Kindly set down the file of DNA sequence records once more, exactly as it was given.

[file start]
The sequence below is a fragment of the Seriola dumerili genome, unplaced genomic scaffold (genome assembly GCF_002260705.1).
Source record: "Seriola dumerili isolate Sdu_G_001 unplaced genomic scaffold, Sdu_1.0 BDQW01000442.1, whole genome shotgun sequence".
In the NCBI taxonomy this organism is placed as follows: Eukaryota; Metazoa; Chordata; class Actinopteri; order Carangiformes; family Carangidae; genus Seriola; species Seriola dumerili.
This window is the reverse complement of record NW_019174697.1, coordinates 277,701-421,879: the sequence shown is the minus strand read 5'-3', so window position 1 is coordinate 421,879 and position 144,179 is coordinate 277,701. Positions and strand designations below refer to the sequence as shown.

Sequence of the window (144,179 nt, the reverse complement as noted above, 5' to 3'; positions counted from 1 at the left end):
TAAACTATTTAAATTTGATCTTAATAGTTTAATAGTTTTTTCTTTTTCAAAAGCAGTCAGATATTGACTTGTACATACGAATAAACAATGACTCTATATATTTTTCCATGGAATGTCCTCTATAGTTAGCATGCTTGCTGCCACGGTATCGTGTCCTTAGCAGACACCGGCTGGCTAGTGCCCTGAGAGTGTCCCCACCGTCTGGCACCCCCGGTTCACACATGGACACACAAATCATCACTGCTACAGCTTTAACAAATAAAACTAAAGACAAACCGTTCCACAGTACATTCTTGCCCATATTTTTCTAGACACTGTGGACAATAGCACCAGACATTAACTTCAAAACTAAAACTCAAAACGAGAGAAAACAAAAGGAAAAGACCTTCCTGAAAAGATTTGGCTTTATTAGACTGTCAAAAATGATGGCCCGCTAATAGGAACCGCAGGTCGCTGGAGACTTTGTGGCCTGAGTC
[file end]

The sequence below is a fragment of the Seriola dumerili genome, unplaced genomic scaffold (genome assembly GCF_002260705.1).
Source record: "Seriola dumerili isolate Sdu_G_001 unplaced genomic scaffold, Sdu_1.0 BDQW01000442.1, whole genome shotgun sequence".
In the NCBI taxonomy this organism is placed as follows: Eukaryota; Metazoa; Chordata; class Actinopteri; order Carangiformes; family Carangidae; genus Seriola; species Seriola dumerili.
This window is the reverse complement of record NW_019174697.1, coordinates 277,701-421,879: the sequence shown is the minus strand read 5'-3', so window position 1 is coordinate 421,879 and position 144,179 is coordinate 277,701. Positions and strand designations below refer to the sequence as shown.

Sequence of the window (144,179 nt, the reverse complement as noted above, 5' to 3'; positions counted from 1 at the left end):
TAAACTATTTAAATTTGATCTTAATAGTTTAATAGTTTTTTCTTTTTCAAAAGCAGTCAGATATTGACTTGTACATACGAATAAACAATGACTCTATATATTTTTCCATGGAATGTCCTCTATAGTTAGCATGCTTGCTGCCACGGTATCGTGTCCTTAGCAGACACCGGCTGGCTAGTGCCCTGAGAGTGTCCCCACCGTCTGGCACCCCCGGTTCACACATGGACACACAAATCATCACTGCTACAGCTTTAACAAATAAAACTAAAGACAAACCGTTCCACAGTACATTCTTGCCCATATTTTTCTAGACACTGTGGACAATAGCACCAGACATTAACTTCAAAACTAAAACTCAAAACGAGAGAAAACAAAAGGAAAAGACCTTCCTGAAAAGATTTGGCTTTATTAGACTGTCAAAAATGATGGCCCGCTAATAGGAACCGCAGGTCGCTGGAGACTTTGTGGCCTGAGTC